Fly-Fishing: Cast a Heavy Line

One great way to put off the late winter doldrums is to practice fly-casting, and this time of year, I’m … Continued

One great way to put off the late winter doldrums is to practice fly-casting, and this time of year, I’m fine-tuning my skills at casting sinking lines and sink-tips. Before I tackle trout or bass or panfish, I’m slinging heavy lines into roiling rivers known for hickory shad, American shad, and striped bass. Casting these dense lines is very unlike casting floating lines, so it takes a bit of getting used to. Practice this in your backyard, and you negate the drag water places on a sinking line, and you can concentrate fully on the mechanics.

Most sinking lines sport thinner diameters than floaters, and with their weight and density, they cast like a rocket. The trick is taming the acceleration curve of a cast with sinking lines, and slowing down the casting stroke.

Let’s assume the line is in the water, you’ve worked the fly and are ready to cast again. No way you can rip the weighted line out of the water column, so you first must strip the line in until you can see the line-to-leader connection. Point the rod tip at the fly, and make a standard roll cast to pull the rest of the line and fly out of the water and extend it forward with a bit more line. Instead of aiming the roll cast towards the water, aim it above the water surface and be prepared to backcast as soon as it straightens out or, if it does land on the water, definitely before it has a chance to start sinking.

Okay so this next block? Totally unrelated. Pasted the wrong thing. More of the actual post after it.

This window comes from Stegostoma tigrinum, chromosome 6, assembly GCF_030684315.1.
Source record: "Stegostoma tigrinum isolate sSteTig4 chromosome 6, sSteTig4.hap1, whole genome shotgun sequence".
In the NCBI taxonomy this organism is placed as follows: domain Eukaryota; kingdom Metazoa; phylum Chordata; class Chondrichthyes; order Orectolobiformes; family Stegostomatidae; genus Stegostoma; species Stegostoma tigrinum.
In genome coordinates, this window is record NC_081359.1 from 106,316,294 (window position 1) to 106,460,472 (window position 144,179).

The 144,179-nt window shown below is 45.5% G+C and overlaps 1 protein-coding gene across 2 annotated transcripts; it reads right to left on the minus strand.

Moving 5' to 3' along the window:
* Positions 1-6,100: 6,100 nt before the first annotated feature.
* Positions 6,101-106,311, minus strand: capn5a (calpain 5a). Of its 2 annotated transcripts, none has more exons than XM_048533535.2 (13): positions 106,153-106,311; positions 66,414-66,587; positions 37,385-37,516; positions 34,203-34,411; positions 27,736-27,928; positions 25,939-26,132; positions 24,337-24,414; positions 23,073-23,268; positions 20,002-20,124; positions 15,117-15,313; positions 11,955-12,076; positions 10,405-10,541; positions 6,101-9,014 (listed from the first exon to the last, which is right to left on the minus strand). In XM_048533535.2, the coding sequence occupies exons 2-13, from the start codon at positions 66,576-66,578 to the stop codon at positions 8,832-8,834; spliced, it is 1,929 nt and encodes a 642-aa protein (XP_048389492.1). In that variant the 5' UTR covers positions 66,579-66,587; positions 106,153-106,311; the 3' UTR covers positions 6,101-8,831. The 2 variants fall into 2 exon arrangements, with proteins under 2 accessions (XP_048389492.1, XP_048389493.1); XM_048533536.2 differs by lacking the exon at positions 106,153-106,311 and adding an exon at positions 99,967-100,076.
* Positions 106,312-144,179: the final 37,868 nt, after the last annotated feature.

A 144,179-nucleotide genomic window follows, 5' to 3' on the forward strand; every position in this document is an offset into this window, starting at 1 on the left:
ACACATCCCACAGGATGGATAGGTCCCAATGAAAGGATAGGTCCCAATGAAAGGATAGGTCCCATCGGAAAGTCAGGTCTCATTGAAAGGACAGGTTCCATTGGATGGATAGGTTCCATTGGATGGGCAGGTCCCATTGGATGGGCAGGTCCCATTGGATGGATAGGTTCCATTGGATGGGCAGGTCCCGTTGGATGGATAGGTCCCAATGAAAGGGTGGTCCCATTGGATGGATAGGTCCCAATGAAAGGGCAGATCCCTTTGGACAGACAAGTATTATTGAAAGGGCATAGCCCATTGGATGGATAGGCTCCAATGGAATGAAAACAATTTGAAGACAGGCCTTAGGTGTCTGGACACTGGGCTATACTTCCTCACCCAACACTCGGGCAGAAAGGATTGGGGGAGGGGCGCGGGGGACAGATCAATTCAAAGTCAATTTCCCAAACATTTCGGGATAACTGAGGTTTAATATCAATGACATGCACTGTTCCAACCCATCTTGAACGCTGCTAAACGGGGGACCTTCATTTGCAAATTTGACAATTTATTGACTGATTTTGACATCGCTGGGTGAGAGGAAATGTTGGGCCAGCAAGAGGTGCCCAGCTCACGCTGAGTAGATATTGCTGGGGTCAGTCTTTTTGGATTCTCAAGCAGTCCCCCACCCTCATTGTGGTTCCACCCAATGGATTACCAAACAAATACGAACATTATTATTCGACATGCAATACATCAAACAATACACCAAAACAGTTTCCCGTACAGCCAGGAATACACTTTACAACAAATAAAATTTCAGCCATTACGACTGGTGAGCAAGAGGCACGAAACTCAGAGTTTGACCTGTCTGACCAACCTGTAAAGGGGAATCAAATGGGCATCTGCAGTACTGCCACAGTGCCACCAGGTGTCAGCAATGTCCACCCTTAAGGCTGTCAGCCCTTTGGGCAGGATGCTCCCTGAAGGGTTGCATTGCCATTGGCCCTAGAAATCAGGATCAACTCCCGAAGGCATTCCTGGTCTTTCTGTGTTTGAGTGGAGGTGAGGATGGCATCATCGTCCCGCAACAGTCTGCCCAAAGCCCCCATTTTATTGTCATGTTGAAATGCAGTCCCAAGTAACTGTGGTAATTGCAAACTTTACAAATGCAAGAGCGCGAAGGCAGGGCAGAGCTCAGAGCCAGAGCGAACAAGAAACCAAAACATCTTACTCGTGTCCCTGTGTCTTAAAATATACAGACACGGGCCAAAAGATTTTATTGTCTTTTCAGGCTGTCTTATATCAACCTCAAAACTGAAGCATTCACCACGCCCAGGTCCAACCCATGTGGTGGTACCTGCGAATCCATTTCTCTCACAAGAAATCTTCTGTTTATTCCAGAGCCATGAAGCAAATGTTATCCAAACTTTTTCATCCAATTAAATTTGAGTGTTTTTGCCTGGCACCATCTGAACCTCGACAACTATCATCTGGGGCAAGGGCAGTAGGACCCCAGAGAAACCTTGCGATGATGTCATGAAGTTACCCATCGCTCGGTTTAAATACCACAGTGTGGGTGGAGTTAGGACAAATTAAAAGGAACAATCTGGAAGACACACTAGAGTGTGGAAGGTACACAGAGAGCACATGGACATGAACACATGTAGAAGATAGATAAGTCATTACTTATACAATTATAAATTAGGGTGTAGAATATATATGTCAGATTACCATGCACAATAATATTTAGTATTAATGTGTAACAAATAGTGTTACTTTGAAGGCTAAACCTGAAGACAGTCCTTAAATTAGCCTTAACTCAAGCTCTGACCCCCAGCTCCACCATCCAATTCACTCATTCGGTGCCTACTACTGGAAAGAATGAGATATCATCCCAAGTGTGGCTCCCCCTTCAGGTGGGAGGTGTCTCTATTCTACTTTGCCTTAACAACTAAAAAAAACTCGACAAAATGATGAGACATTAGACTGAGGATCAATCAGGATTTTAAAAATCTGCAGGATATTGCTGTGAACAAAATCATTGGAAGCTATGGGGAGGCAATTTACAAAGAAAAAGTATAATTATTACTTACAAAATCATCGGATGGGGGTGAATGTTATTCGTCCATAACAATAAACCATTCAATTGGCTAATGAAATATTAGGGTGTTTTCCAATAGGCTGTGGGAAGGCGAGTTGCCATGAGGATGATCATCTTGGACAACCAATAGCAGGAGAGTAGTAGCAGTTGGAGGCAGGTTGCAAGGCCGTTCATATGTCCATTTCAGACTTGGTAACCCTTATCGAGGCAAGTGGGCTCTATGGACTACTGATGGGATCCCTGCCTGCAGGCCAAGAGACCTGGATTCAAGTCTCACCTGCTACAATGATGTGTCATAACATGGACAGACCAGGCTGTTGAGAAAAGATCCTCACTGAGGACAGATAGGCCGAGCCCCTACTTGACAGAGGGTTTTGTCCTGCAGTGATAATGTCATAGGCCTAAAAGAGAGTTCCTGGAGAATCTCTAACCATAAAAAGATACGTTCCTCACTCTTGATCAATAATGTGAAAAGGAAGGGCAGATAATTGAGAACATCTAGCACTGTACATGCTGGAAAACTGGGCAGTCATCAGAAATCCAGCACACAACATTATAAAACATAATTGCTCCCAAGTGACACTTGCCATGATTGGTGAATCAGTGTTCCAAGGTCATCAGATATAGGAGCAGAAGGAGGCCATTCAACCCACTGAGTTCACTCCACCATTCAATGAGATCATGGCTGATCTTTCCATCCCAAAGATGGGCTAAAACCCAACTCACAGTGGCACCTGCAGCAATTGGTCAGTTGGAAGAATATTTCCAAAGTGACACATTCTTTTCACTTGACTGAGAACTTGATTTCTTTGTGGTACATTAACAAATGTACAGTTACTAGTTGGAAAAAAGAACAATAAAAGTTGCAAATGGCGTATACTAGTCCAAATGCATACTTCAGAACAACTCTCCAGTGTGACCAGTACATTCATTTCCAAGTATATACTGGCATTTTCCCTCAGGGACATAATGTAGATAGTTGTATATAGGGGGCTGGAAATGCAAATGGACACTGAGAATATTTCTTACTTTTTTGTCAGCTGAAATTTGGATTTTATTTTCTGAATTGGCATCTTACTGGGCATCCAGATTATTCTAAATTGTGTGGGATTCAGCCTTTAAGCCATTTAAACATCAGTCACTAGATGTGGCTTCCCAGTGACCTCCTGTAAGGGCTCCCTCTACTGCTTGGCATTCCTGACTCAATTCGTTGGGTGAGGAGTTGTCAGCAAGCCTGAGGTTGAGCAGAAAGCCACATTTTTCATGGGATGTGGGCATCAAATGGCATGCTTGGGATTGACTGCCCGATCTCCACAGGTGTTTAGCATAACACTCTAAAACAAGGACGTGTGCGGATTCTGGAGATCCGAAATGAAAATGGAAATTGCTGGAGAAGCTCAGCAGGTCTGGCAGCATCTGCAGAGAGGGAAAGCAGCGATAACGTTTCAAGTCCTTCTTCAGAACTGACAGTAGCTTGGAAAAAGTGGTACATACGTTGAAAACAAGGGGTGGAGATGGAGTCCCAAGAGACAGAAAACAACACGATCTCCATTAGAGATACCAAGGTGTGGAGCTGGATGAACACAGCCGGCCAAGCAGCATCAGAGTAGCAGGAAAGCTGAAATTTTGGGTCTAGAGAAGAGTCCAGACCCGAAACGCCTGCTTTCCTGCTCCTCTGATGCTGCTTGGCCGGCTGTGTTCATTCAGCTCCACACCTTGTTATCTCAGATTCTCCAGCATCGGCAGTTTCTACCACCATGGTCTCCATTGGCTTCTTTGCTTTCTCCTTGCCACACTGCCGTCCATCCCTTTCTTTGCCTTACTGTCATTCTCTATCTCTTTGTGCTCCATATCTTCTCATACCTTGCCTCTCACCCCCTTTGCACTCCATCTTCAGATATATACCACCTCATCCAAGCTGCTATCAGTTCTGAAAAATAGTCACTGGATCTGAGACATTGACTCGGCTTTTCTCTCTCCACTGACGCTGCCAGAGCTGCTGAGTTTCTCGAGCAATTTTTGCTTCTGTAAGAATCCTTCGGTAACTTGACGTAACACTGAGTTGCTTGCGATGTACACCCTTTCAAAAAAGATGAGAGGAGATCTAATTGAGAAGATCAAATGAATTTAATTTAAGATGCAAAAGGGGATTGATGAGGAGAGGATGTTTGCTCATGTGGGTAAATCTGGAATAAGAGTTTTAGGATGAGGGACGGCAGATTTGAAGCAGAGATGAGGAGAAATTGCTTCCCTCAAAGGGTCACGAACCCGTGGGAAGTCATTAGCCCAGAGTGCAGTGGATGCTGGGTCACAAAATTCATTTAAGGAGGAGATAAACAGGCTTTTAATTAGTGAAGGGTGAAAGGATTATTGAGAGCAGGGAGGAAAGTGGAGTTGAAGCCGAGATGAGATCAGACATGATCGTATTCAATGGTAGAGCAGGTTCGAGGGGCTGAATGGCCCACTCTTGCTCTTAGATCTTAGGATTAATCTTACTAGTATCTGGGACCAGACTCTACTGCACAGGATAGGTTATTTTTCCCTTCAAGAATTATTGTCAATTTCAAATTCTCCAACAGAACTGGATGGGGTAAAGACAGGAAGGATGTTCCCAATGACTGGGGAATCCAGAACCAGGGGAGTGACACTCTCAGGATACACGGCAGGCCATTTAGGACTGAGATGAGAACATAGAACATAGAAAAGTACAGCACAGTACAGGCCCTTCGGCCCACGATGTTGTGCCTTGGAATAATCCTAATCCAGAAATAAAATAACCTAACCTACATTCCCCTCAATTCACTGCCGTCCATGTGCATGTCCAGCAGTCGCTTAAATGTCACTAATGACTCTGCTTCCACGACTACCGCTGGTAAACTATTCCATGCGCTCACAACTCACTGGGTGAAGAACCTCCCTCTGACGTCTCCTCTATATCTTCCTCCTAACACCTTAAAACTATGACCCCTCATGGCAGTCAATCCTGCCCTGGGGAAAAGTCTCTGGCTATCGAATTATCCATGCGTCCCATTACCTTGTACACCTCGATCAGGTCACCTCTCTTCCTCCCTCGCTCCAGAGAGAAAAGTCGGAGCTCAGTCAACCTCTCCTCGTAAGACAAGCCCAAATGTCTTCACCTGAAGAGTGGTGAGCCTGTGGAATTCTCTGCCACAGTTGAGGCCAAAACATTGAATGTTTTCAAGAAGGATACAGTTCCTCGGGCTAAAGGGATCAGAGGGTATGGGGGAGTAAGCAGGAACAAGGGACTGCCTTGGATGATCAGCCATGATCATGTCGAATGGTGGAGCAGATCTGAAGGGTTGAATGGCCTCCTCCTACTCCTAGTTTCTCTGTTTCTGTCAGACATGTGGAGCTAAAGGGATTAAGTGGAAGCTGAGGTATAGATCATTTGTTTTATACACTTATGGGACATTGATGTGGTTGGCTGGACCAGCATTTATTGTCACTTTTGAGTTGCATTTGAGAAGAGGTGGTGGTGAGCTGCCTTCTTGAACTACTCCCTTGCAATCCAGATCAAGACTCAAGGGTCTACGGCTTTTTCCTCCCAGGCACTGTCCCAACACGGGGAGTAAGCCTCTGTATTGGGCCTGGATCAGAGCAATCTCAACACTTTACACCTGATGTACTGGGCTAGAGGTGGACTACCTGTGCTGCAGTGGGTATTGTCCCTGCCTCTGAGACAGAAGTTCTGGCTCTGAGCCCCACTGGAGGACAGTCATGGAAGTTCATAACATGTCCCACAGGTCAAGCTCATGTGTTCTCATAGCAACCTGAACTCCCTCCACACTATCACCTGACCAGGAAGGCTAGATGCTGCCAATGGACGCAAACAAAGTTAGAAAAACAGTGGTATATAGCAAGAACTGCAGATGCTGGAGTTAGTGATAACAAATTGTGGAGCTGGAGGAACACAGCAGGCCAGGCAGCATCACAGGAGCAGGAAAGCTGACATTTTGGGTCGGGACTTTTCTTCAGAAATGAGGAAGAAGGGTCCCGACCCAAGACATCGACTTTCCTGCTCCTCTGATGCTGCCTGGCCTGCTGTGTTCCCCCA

A haul on the backcast will help with line speed, and combined with the weight of the sinking line, generate enough power to pull extra line into the backcast. It’s important to hesitate a heartbeat longer on the backcast to allow the rod to load fully. As you punch into the forward cast, aim slightly higher than you would with a lighter floating line. Gravity tends to pull heavier lines down, so compensate with a higher target point.

It’s critical to minimize false casting with weighted lines, so practice casting with the single roll cast and a single backcast to shoot the line forward.

It’s really a great backyard exercise, and if you tie a bit of bright yarn to the end of the leader and let the cat out of the house, the two of you can have a pretty hilarious half-hour of worthwhile casting practice.

Photo: Maryland DNR